by Sinéad O’Hart;
An Adventure Book Review by Erin the Literary Cat©, International Book Reviewer.
Hello, and welcome to my weekend Book Review featuring Adventures in Middle-Grade Fiction. If you’re here for the selfie, please scroll down!
Our book review this week is from the brilliant Irish writer, Sinéad O’Hart. As you may recall, we reviewed her recently released book, The Time Tider, a few weeks back. This adventure is quite different, though no less exciting for the younger reader. So, without further ado, gather your nearest and dearest together beside a fire, have a hot drink to hand, and settle in for an adventure into myth and legend.
AUTHOR: Sinéad O’Hart
Cover art by: Manuel Šumberac
Published by: Bonnier Books UK.
Imprint: Piccadilly Press.
Publication date for the paperback: 28 September 2023
Paperback ISBN: 978 – 1800 785 090
Cover price for Paperback £7.35
Kindle Price: £4.74
Age range: 8 upwards
Any dogs or cats? A very much Not Cat kind of cat called Catshee. More on that in the story.
Some as to plot direction and characters.
Thank you to…
We are exceedingly grateful to Sinéad, Bonnier Books/Piccadilly Press Publishers and NetGalley for the privilege of getting to Read & Review this exciting new release before publication.
As ever, our views are our own, and we only share reviews of books we have bought, been given as gifts, or received in exchange for an impartial review.
First and foremost, the books we review are those we like and feel our global readers deserve to know about and that we hope they, their children, friends, and students will enjoy.
Ireland is a land of mystery, magic, legend and myth. Where time holds the truth of gods, witches, giants and all manner of creatures that helped shape their past and traditions. But the magic wanes when the magic is no longer passed down through tales, recalled around the fireside and man’s destruction of the land and old ways through ‘progress’. Dangerously so, and enough that something begins to awaken from deep within the earth, aided by a witch.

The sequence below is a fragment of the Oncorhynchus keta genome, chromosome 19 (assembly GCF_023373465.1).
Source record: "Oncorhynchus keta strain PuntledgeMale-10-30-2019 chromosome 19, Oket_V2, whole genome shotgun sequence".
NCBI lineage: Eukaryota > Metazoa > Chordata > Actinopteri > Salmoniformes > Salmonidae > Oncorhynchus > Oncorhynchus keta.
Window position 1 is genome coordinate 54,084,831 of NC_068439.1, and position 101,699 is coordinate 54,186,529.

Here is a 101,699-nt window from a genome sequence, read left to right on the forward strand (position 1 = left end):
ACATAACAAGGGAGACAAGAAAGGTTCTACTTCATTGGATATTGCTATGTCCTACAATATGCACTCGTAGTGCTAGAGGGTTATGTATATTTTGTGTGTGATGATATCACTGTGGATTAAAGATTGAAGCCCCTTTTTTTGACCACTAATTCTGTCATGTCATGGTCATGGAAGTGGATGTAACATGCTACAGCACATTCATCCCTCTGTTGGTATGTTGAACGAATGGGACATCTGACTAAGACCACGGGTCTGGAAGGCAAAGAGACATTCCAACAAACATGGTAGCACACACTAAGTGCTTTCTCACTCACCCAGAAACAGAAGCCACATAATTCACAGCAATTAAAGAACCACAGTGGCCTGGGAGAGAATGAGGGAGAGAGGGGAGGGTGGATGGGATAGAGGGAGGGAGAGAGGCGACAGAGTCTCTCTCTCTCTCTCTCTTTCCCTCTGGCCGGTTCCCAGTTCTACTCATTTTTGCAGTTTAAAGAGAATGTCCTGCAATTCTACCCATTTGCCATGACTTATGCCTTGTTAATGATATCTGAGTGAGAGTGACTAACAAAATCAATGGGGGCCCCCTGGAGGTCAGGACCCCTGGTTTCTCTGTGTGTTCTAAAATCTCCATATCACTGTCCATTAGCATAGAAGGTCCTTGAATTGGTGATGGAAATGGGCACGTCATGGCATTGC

In the (fictional) town of Carriganawn, Young Rose Darke lives with her parents and twin younger brothers. Late one night, hearing a strange sound outside, she ventures into the garden, armed only with her mother’s best wooden spoon.
Before her, a large ice giant forms from the falling hail. Voiceless, it gestures she should take a reddish, oval stone from its grasp. Having done so, the strange yet unthreatening giant leaps into the sky and is gone, swallowed into a peculiar darkness.
Confused, Rose returns to bed and thinks it is a dream. But waking to find the stone is real, along with her mother’s wrath for ruining her spoon, she wonders what is going on?
Rose won a full scholarship to a posh Grammar School but comes from a poorer but good family who happens to live on a council estate on the other side of town. This fact is made clear by Emer, a girl in her year who makes her life less than good. Unfortunately, Rose can’t retaliate or cause a stink as her dad is employed by Emer’s father. It would go badly for them all if he lost his job.
Rose takes a different way to school to avoid Emer and her friends, passing along a lesser-used road with shops. Here she finds friendship in the unlikely shape of the elderly lady, Nellie, who owns a sweet shop, and Gracie, an equally older gent who owns the cobblers shop on the opposite side of the road.